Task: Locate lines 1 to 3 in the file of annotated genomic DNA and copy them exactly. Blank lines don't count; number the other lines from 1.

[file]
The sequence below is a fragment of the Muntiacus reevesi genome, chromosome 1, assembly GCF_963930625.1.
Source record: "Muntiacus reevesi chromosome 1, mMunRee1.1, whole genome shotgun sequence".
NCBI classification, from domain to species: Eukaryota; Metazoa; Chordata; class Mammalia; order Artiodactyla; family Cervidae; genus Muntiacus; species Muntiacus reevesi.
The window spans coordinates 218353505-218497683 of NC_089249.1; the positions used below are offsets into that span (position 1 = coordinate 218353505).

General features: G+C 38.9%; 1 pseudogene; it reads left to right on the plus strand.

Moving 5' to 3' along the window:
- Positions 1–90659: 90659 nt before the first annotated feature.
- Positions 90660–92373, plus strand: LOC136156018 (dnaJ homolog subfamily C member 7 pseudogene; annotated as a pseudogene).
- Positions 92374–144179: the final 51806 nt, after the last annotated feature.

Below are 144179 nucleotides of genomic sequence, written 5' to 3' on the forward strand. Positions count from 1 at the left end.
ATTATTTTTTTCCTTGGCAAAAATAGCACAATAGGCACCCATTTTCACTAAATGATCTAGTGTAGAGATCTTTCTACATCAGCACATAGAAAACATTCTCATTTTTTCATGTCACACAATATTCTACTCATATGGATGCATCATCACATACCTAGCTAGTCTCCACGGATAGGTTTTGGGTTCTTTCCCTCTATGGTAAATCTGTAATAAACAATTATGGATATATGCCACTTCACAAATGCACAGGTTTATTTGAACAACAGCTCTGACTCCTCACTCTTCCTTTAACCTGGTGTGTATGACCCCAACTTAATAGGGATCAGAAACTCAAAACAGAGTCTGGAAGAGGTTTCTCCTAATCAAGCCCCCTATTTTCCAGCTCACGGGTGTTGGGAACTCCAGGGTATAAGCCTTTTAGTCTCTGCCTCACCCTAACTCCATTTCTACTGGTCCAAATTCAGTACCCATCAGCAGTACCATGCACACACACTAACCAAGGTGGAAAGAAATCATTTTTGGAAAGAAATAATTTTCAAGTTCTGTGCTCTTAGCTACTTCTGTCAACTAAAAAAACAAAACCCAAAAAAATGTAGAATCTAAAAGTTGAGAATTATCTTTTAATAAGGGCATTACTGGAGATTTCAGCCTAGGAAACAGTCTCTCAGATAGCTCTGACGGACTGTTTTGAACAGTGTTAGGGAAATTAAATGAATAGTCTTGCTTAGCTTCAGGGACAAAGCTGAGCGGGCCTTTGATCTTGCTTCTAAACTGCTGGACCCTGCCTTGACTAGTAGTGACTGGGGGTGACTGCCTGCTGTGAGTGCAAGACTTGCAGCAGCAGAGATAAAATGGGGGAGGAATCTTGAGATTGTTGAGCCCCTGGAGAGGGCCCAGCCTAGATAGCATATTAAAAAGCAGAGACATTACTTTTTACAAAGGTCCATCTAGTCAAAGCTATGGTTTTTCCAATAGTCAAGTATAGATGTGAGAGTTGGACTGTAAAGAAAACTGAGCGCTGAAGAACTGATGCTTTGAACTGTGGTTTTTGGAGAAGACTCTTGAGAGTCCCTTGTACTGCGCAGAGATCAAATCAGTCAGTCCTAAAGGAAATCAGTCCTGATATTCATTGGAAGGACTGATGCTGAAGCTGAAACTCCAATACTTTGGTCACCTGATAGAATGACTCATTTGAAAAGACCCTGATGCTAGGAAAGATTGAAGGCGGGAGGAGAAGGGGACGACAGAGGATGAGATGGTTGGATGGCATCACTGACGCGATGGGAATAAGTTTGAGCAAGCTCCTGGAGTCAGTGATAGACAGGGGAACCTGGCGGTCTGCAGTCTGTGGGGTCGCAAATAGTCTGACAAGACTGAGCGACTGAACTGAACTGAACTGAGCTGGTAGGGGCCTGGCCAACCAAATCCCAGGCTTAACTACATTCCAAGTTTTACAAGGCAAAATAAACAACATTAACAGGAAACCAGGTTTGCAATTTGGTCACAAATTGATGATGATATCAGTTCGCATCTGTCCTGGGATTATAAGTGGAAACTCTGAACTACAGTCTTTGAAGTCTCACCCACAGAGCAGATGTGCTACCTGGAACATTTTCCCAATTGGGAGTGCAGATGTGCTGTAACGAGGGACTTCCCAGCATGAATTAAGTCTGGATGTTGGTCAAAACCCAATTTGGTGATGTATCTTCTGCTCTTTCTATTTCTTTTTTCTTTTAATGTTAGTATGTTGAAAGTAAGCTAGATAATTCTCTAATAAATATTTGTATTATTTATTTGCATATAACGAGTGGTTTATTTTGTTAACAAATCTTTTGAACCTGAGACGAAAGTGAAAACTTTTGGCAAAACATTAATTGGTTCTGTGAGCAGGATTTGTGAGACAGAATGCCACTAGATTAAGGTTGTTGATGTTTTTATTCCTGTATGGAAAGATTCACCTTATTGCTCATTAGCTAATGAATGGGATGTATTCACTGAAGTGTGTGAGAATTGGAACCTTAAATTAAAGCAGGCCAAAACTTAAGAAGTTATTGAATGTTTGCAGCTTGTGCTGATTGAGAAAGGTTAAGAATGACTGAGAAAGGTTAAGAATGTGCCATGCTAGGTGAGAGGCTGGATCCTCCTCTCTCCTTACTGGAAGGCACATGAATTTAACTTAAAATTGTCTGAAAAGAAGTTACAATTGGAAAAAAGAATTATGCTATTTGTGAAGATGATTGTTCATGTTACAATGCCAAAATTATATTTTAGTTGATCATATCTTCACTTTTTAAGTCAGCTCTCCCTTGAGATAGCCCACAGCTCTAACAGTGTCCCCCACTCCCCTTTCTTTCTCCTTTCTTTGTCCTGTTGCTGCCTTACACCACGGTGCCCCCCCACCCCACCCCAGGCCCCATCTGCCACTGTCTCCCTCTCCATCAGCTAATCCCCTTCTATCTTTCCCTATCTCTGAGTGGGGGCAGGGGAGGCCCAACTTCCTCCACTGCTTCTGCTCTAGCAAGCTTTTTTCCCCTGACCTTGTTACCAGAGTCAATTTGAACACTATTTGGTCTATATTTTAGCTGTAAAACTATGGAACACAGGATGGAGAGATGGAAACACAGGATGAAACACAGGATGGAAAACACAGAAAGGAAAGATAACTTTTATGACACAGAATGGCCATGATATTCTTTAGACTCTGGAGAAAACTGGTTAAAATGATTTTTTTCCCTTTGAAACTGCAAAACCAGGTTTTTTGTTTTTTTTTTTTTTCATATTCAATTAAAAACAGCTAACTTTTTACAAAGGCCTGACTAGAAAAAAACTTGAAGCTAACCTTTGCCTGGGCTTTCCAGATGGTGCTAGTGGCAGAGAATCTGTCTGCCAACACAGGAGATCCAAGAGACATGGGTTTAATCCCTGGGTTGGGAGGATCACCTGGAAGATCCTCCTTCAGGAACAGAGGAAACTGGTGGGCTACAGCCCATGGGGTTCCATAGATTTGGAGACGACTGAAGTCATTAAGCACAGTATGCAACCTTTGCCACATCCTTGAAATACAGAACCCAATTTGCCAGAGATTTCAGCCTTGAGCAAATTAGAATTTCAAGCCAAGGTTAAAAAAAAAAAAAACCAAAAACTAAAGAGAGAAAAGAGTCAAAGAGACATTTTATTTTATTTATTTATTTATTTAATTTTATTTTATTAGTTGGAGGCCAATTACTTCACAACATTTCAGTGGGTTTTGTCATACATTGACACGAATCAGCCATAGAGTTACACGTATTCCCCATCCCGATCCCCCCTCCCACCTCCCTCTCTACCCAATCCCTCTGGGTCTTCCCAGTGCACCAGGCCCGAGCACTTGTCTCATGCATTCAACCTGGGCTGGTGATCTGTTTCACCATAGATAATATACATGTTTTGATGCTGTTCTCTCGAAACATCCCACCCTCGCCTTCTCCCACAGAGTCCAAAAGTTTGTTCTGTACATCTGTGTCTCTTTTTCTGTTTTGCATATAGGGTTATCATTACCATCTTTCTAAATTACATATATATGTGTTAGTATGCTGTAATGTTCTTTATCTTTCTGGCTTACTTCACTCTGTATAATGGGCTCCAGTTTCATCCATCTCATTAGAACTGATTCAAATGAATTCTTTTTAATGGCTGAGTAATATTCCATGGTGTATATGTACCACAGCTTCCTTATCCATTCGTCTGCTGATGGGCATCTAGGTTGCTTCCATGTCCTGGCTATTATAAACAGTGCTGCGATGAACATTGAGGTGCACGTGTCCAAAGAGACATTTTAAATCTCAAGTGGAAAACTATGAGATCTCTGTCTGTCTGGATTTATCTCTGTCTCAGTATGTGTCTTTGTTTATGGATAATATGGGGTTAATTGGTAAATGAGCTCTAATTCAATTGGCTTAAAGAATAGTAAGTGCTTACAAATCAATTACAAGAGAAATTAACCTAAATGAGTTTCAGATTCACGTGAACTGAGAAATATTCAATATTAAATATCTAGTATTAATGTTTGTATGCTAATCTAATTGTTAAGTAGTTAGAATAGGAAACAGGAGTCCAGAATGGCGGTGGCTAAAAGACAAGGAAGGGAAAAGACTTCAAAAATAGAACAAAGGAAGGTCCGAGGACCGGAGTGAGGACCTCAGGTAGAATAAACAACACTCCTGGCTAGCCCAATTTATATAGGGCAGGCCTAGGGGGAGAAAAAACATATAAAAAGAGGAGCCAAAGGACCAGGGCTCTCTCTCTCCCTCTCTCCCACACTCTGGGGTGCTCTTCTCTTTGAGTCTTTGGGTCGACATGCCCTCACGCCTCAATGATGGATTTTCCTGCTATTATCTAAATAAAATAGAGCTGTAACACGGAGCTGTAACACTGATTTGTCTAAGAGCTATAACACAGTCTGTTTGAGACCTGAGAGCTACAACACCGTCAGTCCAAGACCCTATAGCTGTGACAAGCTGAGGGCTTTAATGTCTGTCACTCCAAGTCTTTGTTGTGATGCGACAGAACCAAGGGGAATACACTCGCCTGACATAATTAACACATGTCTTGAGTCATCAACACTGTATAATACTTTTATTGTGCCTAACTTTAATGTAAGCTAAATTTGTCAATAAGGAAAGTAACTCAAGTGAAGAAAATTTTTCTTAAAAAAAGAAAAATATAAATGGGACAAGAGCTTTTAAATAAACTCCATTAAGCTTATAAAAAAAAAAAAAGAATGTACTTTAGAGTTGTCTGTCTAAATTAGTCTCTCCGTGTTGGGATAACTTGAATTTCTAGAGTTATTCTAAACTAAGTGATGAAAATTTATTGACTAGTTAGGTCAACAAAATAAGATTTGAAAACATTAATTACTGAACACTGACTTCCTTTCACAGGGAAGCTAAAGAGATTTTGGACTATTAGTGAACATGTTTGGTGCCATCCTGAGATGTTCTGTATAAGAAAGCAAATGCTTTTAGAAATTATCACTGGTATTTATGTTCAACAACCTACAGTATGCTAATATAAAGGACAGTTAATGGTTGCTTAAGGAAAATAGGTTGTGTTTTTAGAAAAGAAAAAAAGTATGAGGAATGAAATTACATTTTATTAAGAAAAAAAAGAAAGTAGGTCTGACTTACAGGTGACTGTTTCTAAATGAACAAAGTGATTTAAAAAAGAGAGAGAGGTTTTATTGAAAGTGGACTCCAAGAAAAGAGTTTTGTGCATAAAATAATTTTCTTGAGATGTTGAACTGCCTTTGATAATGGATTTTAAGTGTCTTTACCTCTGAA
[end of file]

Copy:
The sequence below is a fragment of the Muntiacus reevesi genome, chromosome 1, assembly GCF_963930625.1.
Source record: "Muntiacus reevesi chromosome 1, mMunRee1.1, whole genome shotgun sequence".
NCBI classification, from domain to species: Eukaryota; Metazoa; Chordata; class Mammalia; order Artiodactyla; family Cervidae; genus Muntiacus; species Muntiacus reevesi.